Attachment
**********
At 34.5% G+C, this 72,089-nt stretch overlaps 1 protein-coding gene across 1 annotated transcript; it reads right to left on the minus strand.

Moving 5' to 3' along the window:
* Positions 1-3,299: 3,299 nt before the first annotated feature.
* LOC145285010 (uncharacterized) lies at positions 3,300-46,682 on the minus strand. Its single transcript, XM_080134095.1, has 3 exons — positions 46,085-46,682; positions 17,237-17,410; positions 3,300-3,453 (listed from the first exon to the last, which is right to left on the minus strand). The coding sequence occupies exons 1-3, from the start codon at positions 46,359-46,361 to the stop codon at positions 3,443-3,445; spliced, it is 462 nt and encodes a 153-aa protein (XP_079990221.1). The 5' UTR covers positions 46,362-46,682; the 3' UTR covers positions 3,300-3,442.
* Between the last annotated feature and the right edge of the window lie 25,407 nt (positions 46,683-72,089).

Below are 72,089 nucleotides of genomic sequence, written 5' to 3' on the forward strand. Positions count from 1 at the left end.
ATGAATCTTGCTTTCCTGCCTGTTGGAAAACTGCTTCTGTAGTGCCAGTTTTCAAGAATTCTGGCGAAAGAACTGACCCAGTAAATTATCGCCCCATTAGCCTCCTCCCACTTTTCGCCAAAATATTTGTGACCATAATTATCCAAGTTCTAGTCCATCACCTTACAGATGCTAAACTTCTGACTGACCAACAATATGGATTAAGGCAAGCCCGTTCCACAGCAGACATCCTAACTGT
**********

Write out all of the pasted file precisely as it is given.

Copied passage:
At 34.5% G+C, this 72,089-nt stretch overlaps 1 protein-coding gene across 1 annotated transcript; it reads right to left on the minus strand.

Moving 5' to 3' along the window:
* Positions 1-3,299: 3,299 nt before the first annotated feature.
* LOC145285010 (uncharacterized) lies at positions 3,300-46,682 on the minus strand. Its single transcript, XM_080134095.1, has 3 exons — positions 46,085-46,682; positions 17,237-17,410; positions 3,300-3,453 (listed from the first exon to the last, which is right to left on the minus strand). The coding sequence occupies exons 1-3, from the start codon at positions 46,359-46,361 to the stop codon at positions 3,443-3,445; spliced, it is 462 nt and encodes a 153-aa protein (XP_079990221.1). The 5' UTR covers positions 46,362-46,682; the 3' UTR covers positions 3,300-3,442.
* Between the last annotated feature and the right edge of the window lie 25,407 nt (positions 46,683-72,089).

Below are 72,089 nucleotides of genomic sequence, written 5' to 3' on the forward strand. Positions count from 1 at the left end.
ATGAATCTTGCTTTCCTGCCTGTTGGAAAACTGCTTCTGTAGTGCCAGTTTTCAAGAATTCTGGCGAAAGAACTGACCCAGTAAATTATCGCCCCATTAGCCTCCTCCCACTTTTCGCCAAAATATTTGTGACCATAATTATCCAAGTTCTAGTCCATCACCTTACAGATGCTAAACTTCTGACTGACCAACAATATGGATTAAGGCAAGCCCGTTCCACAGCAGACATCCTAACTGT